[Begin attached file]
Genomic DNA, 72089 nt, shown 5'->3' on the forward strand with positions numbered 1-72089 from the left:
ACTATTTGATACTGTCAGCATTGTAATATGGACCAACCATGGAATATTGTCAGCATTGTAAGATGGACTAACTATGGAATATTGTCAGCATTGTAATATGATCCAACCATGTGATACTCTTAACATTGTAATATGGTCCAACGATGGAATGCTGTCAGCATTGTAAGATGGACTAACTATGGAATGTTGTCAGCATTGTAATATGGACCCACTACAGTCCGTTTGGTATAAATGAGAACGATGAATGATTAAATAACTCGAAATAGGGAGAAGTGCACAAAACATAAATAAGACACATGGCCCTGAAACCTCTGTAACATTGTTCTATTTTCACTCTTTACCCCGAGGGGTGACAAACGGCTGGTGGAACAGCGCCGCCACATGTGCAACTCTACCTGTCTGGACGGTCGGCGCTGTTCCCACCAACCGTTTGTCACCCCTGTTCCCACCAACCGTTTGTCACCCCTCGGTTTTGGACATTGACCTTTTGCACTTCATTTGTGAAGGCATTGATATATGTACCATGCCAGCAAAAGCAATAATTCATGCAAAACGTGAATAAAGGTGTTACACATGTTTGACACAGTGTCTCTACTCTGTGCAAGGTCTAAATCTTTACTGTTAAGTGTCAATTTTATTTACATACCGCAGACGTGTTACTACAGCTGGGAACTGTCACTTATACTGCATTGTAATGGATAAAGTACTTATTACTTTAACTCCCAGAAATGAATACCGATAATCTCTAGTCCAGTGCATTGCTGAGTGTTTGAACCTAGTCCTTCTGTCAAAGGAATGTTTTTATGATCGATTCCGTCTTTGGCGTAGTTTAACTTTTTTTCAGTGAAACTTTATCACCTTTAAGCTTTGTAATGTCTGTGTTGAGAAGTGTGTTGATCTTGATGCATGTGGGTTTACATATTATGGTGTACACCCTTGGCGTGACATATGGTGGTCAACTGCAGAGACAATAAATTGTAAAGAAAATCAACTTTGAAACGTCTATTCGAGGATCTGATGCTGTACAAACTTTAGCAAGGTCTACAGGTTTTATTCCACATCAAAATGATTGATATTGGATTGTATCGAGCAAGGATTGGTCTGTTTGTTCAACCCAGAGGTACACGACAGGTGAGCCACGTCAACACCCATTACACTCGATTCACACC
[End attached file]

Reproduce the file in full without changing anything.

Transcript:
Genomic DNA, 72089 nt, shown 5'->3' on the forward strand with positions numbered 1-72089 from the left:
ACTATTTGATACTGTCAGCATTGTAATATGGACCAACCATGGAATATTGTCAGCATTGTAAGATGGACTAACTATGGAATATTGTCAGCATTGTAATATGATCCAACCATGTGATACTCTTAACATTGTAATATGGTCCAACGATGGAATGCTGTCAGCATTGTAAGATGGACTAACTATGGAATGTTGTCAGCATTGTAATATGGACCCACTACAGTCCGTTTGGTATAAATGAGAACGATGAATGATTAAATAACTCGAAATAGGGAGAAGTGCACAAAACATAAATAAGACACATGGCCCTGAAACCTCTGTAACATTGTTCTATTTTCACTCTTTACCCCGAGGGGTGACAAACGGCTGGTGGAACAGCGCCGCCACATGTGCAACTCTACCTGTCTGGACGGTCGGCGCTGTTCCCACCAACCGTTTGTCACCCCTGTTCCCACCAACCGTTTGTCACCCCTCGGTTTTGGACATTGACCTTTTGCACTTCATTTGTGAAGGCATTGATATATGTACCATGCCAGCAAAAGCAATAATTCATGCAAAACGTGAATAAAGGTGTTACACATGTTTGACACAGTGTCTCTACTCTGTGCAAGGTCTAAATCTTTACTGTTAAGTGTCAATTTTATTTACATACCGCAGACGTGTTACTACAGCTGGGAACTGTCACTTATACTGCATTGTAATGGATAAAGTACTTATTACTTTAACTCCCAGAAATGAATACCGATAATCTCTAGTCCAGTGCATTGCTGAGTGTTTGAACCTAGTCCTTCTGTCAAAGGAATGTTTTTATGATCGATTCCGTCTTTGGCGTAGTTTAACTTTTTTTCAGTGAAACTTTATCACCTTTAAGCTTTGTAATGTCTGTGTTGAGAAGTGTGTTGATCTTGATGCATGTGGGTTTACATATTATGGTGTACACCCTTGGCGTGACATATGGTGGTCAACTGCAGAGACAATAAATTGTAAAGAAAATCAACTTTGAAACGTCTATTCGAGGATCTGATGCTGTACAAACTTTAGCAAGGTCTACAGGTTTTATTCCACATCAAAATGATTGATATTGGATTGTATCGAGCAAGGATTGGTCTGTTTGTTCAACCCAGAGGTACACGACAGGTGAGCCACGTCAACACCCATTACACTCGATTCACACC